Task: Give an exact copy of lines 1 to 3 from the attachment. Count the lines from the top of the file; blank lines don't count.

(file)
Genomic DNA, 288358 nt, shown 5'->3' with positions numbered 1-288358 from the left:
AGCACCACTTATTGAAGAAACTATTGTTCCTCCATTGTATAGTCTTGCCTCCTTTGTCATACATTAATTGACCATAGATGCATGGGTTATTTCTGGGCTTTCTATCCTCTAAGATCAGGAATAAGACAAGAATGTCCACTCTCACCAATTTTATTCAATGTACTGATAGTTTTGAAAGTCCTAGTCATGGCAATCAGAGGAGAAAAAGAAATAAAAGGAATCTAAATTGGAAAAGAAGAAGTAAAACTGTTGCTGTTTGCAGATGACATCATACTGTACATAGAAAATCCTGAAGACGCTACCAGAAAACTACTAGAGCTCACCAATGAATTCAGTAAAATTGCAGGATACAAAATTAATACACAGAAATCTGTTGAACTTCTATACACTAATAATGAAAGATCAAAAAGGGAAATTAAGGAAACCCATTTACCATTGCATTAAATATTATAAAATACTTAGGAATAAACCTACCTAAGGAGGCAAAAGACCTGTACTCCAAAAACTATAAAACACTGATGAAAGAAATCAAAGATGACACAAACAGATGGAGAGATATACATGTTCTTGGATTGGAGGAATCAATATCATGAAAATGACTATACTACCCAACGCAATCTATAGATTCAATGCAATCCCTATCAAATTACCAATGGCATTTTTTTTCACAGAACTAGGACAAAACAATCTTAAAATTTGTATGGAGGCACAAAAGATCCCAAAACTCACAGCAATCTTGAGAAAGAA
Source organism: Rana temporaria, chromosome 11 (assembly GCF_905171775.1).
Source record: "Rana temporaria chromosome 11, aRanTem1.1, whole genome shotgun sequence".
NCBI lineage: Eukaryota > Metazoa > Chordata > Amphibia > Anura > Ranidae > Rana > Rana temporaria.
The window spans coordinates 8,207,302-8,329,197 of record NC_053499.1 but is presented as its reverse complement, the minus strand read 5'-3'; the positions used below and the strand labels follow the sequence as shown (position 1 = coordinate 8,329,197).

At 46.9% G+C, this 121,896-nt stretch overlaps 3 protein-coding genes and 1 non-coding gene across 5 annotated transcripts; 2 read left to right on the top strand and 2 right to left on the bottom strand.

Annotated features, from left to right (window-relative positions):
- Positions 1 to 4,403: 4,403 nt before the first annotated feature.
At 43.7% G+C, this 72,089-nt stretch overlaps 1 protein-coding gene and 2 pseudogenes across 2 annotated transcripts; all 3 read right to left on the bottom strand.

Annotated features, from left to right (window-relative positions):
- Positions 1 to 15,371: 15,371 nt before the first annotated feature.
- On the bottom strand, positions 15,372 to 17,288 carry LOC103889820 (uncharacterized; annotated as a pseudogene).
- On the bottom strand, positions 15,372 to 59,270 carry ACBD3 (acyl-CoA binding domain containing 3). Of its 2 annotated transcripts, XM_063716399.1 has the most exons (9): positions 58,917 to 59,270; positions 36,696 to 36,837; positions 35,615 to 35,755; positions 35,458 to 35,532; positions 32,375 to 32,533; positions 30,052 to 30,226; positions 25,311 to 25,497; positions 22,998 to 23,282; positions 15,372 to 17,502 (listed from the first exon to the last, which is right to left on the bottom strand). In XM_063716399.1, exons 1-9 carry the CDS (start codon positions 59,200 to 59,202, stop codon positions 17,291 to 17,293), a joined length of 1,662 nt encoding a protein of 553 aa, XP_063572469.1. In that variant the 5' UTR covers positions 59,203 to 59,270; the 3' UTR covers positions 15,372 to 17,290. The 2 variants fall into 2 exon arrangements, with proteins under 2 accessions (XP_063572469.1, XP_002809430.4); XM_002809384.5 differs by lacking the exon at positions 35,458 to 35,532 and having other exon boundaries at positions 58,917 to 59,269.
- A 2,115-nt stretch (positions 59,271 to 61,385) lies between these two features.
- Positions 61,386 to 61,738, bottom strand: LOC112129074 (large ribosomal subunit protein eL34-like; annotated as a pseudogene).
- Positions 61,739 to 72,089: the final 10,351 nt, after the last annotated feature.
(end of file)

Genomic DNA, 288358 nt, shown 5'->3' with positions numbered 1-288358 from the left:
AGCACCACTTATTGAAGAAACTATTGTTCCTCCATTGTATAGTCTTGCCTCCTTTGTCATACATTAATTGACCATAGATGCATGGGTTATTTCTGGGCTTTCTATCCTCTAAGATCAGGAATAAGACAAGAATGTCCACTCTCACCAATTTTATTCAATGTACTGATAGTTTTGAAAGTCCTAGTCATGGCAATCAGAGGAGAAAAAGAAATAAAAGGAATCTAAATTGGAAAAGAAGAAGTAAAACTGTTGCTGTTTGCAGATGACATCATACTGTACATAGAAAATCCTGAAGACGCTACCAGAAAACTACTAGAGCTCACCAATGAATTCAGTAAAATTGCAGGATACAAAATTAATACACAGAAATCTGTTGAACTTCTATACACTAATAATGAAAGATCAAAAAGGGAAATTAAGGAAACCCATTTACCATTGCATTAAATATTATAAAATACTTAGGAATAAACCTACCTAAGGAGGCAAAAGACCTGTACTCCAAAAACTATAAAACACTGATGAAAGAAATCAAAGATGACACAAACAGATGGAGAGATATACATGTTCTTGGATTGGAGGAATCAATATCATGAAAATGACTATACTACCCAACGCAATCTATAGATTCAATGCAATCCCTATCAAATTACCAATGGCATTTTTTTTCACAGAACTAGGACAAAACAATCTTAAAATTTGTATGGAGGCACAAAAGATCCCAAAACTCACAGCAATCTTGAGAAAGAA
Source organism: Rana temporaria, chromosome 11 (assembly GCF_905171775.1).